BARCELONA — In mid-July producer Luis Minarro invited journalists to salmon and cold strawberry soup at a Barcelona restaurant.
There was cause for celebration.
Two docufeatures, “A Dream” and “The Blue Bull,” had just been selected for Locarno.
“Song of Birds” and “Liverpool,” also from Minarro’s Eddie Saeta production house, screened in the Directors Fortnight at Cannes.
For Eddie Saeta, a boutique operation run out of a chalet in Barcelona, that’s an impressive track record.
But a sense of bittersweet triumph hung over the lunch.
Helmed by Argentina’s Lisandro Alonsoand boasting an Argentinean cast, “Liverpool” repped Eddie Saeta’s first foray into Argentine filmmaking.
It’s unlikely to repeat some time soon.
Spain’s indie sector is shaking down, whammied by a product glut, and now the sudden combo of a far weaker domestic market and more stringent financing.
Pubcaster TVE has dropped its fiction feature acquisitions; subsidy funds in Galicia and now Catalonia are demanding more regional talent and local producer input in films they fund.
“Liverpool” hasn’t any Catalan subsidy coin nor a Spanish TV pickup.
So Minarro’s downscaling. He’ll still make an occasional “bigger-budget” film, over e1 million ($1.6 million). He’s teamed with Spain’s Jose Maria de Orbe (“La linea recta”)tapping national ICAA subsidies for Orbe’s Basque Country-set father-son drama “Aita.”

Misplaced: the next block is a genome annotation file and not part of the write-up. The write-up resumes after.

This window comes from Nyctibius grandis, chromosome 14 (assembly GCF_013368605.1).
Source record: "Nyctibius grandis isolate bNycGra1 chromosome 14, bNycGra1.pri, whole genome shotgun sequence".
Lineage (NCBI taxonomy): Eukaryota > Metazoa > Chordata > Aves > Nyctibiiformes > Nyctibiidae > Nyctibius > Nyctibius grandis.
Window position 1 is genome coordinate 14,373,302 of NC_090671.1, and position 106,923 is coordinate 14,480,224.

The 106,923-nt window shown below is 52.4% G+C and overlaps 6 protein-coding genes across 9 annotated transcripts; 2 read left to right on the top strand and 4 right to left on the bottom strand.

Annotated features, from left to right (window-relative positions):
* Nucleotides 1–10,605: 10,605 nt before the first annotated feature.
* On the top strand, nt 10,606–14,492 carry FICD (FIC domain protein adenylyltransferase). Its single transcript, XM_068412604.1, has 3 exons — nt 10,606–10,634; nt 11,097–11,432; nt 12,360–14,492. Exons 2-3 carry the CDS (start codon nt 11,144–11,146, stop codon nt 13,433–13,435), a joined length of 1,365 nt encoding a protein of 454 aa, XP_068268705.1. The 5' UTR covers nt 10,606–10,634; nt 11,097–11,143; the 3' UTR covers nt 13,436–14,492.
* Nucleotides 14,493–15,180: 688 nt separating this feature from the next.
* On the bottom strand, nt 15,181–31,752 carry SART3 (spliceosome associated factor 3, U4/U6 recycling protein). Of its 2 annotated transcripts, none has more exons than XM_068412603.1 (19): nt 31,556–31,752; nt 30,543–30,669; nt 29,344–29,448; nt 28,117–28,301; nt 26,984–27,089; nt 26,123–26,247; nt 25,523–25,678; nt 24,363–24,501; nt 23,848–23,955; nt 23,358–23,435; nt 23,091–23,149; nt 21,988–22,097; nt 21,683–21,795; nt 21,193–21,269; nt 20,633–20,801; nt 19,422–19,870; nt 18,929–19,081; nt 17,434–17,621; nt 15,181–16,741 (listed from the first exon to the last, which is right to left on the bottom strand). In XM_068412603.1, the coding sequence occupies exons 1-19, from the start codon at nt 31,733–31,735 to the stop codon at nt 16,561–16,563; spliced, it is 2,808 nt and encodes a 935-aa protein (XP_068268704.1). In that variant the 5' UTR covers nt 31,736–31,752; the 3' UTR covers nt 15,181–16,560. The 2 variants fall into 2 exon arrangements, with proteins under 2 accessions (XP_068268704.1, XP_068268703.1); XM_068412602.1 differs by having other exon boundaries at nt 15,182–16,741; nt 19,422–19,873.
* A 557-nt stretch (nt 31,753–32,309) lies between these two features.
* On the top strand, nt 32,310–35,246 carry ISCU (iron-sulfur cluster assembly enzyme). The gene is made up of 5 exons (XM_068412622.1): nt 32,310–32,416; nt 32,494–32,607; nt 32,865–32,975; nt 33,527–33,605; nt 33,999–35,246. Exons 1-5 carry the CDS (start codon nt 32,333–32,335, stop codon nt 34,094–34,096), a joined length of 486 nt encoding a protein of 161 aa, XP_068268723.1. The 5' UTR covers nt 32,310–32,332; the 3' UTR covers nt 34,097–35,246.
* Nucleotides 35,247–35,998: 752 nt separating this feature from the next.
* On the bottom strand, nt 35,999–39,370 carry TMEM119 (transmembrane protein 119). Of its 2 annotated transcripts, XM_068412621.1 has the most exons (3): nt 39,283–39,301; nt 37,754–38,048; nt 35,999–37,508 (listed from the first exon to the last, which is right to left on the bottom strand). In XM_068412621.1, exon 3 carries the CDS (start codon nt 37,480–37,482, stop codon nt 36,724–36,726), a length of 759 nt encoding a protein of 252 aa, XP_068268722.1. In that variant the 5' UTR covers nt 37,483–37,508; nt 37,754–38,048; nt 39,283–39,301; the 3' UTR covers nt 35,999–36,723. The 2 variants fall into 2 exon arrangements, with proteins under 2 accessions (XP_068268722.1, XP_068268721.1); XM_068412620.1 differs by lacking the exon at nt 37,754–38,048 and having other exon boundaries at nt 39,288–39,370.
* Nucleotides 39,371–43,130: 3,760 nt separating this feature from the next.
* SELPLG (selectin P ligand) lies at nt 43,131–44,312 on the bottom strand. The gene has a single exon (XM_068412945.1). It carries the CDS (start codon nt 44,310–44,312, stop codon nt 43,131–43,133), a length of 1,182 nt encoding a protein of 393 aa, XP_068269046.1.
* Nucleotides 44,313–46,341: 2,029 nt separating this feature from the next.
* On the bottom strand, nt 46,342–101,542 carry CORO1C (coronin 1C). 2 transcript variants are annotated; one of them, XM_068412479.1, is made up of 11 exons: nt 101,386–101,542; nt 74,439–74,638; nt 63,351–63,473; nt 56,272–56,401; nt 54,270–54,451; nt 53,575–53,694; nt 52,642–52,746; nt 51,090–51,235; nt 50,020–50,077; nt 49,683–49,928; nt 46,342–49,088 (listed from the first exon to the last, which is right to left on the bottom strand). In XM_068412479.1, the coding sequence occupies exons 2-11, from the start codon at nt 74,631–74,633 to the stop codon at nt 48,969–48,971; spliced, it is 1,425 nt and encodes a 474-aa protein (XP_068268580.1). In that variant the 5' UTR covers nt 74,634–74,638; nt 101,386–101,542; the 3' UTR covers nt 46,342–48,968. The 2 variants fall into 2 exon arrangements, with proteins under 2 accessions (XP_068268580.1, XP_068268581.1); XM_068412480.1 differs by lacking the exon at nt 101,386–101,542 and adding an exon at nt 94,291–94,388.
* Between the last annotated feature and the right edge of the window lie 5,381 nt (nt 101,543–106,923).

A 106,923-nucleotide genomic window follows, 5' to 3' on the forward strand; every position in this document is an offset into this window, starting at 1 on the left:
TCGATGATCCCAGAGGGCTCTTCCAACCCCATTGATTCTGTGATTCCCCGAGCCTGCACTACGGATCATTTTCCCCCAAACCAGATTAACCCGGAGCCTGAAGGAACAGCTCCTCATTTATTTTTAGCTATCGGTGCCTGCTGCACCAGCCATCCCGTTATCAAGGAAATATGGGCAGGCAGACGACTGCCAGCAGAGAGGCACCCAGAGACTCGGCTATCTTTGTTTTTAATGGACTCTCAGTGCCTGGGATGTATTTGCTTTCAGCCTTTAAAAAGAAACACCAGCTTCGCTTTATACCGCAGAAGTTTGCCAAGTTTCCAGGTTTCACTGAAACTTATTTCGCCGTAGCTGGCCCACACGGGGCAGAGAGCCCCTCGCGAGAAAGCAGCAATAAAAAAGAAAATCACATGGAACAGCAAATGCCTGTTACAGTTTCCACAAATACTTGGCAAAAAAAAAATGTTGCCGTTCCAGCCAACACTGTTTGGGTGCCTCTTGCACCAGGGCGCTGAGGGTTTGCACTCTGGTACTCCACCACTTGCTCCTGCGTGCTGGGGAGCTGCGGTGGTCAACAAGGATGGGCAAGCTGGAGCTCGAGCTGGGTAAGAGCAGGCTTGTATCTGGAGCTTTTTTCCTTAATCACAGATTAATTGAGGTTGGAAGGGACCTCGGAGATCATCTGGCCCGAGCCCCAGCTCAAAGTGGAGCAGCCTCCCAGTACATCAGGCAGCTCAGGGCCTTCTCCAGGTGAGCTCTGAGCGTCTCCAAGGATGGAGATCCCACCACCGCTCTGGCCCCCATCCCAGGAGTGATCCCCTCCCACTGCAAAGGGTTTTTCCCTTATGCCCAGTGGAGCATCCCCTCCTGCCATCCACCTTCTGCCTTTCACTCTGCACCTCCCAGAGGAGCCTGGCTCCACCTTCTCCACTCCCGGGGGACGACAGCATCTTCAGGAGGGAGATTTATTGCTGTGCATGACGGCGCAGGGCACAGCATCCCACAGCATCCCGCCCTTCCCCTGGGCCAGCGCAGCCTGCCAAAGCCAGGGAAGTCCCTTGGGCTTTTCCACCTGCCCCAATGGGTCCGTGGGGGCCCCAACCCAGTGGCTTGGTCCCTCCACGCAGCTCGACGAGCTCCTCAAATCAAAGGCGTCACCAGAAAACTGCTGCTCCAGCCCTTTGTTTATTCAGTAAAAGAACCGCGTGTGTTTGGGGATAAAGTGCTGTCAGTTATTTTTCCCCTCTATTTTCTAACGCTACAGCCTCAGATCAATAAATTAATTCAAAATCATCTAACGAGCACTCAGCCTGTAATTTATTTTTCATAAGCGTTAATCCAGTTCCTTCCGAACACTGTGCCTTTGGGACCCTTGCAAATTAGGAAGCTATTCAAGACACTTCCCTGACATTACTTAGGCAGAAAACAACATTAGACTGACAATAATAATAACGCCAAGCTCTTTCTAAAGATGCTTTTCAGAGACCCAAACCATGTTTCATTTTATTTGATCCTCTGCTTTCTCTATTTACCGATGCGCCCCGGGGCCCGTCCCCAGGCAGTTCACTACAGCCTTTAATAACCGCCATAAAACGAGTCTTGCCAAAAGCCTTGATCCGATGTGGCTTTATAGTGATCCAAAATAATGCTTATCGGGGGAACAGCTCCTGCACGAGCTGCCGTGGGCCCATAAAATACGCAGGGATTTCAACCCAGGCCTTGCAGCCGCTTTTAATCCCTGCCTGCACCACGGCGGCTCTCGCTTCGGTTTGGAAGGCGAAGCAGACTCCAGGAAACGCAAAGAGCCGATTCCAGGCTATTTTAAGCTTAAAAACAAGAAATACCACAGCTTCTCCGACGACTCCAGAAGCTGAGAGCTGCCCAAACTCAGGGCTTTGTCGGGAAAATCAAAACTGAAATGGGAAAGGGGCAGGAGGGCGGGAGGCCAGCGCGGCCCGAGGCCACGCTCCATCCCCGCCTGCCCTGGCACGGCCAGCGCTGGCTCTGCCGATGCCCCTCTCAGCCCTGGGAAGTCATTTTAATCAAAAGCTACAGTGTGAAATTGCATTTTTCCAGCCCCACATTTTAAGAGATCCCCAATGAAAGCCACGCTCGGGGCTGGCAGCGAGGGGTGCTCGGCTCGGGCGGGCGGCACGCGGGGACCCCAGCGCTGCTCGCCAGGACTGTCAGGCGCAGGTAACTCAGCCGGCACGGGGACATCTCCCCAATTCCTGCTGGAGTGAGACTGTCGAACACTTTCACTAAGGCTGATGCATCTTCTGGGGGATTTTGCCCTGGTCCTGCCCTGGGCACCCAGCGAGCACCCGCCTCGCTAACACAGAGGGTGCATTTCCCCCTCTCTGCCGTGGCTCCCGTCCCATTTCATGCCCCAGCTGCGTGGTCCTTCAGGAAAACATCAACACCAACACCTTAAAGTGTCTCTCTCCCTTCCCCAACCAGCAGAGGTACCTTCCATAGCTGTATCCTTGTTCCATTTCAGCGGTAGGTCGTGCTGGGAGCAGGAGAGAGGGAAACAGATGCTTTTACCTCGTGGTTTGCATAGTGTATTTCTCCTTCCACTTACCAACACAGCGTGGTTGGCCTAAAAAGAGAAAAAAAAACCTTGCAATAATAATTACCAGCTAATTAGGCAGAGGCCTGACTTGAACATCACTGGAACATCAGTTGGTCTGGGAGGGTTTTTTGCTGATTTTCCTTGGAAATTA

For the most part, however, Minarro will slash exposure to market and financing sources, making lower-budget fare.
“I’ll make films with new directors, people who have something different to say, because I love filmmaking,” Minarro vows.
Shot on mini-DV, “A Dream” and “Blue Bull” illustrate this little-downside-or-upside thinking.
In “Dream,” a warm but melancholy film, director Christophe Farnarier shoulders a camera and plods beside an aged shepherd, as his guides his sheep, for the very last year, up to high summer pastures in the Pyrenees. “Dream” and “Bull” both cost $174,000. Catalan pubcaster TVC, co-producer on “Dream,” has put up $63,000.
Minarro may attempt a limited theatrical release in Barcelona’s new digital cinemas.
If the films plays well at festivals, they might grab cash prizes, and generate select foreign TV sales, says Minarro.
But profits, if any, will be slim.
A portrait of obsession, and frustration, the sensual “Blue Bull” profiles a young wannabe bullfighter, practicing his moves, reading books, trailing his matador’s sword.
“Bull” director Daniel Villamediana says he preferred to pay the actors than use much of the budget for a blow-up to 35mm that would increase its chances of theatrical exhibition.
As the home market and finance contract in Spain, low-budget niche filmmaking is one way producers can continue to make films.
“New directors, more than established producers, will be more willing to make almost-no-cost films,” Minarro says.